Session 2C

Demystifying ArcGIS Online

Larry Spraker-VHB

ArcGIS Online is an exciting and powerful new mapping platform, however, inherent in this robust technology exists a significant amount of confusing new terminology and techniques. This presentation will “demystify” ArcGIS Online by explaining terms such as items, groups, feature layer, and web maps, as well as clarifying techniques such as: publishing services, managing users, organizing content into groups, credit usage, security, and deploying apps with both templates and Web App Builder.

Open Source Municipal GIS

Mickey Dietrich-Tug Hill Commission

Open source can be the pathway for a municipality to get started with GIS.  The tools and resources for open source GIS have grown over the last few years and provide a way for municipalities to get started with GIS on a budget.  In this presentation, you will see how some communities in the Tug Hill Region are using PostGIS, QGIS, and GIS Cloud.  These solutions are providing municipalities on a budget with the tools needed to get started with GIS.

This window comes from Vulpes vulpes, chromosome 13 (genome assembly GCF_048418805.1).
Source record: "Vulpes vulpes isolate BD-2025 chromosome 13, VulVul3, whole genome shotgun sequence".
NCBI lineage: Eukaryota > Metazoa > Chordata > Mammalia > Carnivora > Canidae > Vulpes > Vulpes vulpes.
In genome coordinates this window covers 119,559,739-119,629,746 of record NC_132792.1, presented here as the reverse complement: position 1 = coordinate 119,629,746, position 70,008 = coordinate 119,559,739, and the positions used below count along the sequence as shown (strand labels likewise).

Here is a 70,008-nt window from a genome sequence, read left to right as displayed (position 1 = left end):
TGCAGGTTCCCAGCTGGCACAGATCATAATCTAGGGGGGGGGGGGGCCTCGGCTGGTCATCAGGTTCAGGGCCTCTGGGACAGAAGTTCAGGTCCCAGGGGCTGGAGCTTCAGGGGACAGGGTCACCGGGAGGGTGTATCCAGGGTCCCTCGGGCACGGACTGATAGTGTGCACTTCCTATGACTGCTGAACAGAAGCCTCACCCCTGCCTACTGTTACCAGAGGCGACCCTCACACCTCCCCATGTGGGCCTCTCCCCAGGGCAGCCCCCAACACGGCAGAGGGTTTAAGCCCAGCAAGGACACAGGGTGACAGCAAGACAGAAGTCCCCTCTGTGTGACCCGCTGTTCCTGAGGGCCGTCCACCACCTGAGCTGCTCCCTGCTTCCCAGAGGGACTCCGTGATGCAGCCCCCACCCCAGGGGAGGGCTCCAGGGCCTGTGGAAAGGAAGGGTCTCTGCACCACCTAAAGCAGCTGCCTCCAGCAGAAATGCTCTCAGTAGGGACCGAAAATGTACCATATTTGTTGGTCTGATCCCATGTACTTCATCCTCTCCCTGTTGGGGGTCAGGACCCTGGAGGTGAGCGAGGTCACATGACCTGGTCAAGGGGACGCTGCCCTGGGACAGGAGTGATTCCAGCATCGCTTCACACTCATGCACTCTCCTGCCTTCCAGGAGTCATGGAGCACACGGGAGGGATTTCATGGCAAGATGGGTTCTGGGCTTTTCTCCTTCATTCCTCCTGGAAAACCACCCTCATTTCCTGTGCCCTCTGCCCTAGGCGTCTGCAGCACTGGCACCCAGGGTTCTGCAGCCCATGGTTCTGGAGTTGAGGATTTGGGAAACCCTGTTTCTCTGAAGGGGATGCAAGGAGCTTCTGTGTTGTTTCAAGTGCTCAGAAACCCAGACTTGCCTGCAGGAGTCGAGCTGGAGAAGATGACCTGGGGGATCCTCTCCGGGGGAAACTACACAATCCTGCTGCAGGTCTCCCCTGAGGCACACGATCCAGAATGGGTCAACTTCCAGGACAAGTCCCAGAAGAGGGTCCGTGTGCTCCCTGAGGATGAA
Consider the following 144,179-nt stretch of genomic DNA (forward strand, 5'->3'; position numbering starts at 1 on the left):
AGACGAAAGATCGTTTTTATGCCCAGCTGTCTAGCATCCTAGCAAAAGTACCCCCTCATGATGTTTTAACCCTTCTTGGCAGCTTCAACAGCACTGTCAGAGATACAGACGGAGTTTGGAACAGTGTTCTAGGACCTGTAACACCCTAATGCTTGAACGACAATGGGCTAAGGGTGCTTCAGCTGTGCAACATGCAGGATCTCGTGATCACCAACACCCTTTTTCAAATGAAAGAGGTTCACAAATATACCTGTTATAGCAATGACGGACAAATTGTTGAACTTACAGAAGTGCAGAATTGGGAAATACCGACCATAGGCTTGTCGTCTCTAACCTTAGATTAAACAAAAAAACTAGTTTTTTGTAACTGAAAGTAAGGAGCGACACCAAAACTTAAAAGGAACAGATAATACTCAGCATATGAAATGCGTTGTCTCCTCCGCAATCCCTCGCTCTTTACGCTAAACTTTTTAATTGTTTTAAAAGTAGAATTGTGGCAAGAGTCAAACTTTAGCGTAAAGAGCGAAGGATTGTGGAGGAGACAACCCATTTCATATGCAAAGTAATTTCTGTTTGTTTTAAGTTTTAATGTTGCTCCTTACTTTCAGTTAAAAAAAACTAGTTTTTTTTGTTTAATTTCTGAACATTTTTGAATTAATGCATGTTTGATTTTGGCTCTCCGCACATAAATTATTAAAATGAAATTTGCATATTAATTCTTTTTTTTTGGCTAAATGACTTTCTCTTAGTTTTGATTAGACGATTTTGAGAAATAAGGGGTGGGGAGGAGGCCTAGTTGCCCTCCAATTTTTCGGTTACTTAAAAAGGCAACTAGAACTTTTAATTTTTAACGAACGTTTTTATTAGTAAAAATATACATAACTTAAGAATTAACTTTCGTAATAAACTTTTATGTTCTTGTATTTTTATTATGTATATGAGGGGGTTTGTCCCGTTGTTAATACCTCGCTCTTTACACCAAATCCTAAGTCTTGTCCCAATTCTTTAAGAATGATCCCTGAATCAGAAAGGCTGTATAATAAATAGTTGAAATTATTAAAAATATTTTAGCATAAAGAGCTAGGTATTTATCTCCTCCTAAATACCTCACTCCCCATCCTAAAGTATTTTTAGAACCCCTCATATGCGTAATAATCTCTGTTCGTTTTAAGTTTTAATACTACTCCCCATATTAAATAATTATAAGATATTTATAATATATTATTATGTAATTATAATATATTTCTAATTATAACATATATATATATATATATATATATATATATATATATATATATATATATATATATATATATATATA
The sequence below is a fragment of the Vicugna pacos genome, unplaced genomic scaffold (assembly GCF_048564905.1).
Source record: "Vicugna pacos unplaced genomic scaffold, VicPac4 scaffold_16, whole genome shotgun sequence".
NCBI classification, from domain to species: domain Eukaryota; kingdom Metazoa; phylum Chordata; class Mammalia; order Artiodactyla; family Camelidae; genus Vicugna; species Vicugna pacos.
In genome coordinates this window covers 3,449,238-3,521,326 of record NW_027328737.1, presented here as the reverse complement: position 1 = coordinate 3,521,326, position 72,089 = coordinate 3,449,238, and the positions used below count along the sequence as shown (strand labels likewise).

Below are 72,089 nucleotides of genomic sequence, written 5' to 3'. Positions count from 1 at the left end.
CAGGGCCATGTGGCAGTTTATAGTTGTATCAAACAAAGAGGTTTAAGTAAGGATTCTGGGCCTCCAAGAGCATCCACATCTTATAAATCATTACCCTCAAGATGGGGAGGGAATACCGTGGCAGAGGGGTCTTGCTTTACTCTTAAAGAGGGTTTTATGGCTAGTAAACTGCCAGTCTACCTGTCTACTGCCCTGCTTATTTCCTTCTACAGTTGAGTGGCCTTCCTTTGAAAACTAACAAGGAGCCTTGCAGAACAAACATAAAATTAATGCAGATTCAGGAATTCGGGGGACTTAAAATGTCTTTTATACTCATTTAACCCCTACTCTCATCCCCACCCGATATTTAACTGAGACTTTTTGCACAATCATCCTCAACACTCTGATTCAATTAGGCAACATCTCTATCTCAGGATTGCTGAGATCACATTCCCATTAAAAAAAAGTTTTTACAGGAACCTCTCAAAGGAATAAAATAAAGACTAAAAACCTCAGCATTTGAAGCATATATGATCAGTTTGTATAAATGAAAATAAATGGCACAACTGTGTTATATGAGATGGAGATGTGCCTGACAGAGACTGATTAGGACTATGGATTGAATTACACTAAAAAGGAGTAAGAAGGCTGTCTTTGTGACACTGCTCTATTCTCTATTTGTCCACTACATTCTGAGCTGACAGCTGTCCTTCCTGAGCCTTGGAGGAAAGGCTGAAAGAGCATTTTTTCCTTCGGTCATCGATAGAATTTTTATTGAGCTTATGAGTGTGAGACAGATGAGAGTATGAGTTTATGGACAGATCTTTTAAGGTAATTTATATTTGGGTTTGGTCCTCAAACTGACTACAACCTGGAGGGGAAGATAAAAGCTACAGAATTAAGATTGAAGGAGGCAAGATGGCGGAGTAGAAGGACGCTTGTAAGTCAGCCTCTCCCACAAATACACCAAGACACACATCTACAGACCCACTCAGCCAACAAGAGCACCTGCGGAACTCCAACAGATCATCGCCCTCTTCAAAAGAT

Session 3A

Introduction to UAS Flight Operations for Mapping

Ben Houston & Matt Mercurio-Spatial Analytix

We will explore how applying standard mapping principles can impact UAS data quality. We will describe the workflow to consistently produce high quality data, and pitfalls to avoid along the way. Included will be a demonstration of example data from several different UAS platforms collected for engineering design and mapping projects.  Attendees will leave with a better understanding of the primary issues affecting data accuracy, precision, and repeatability.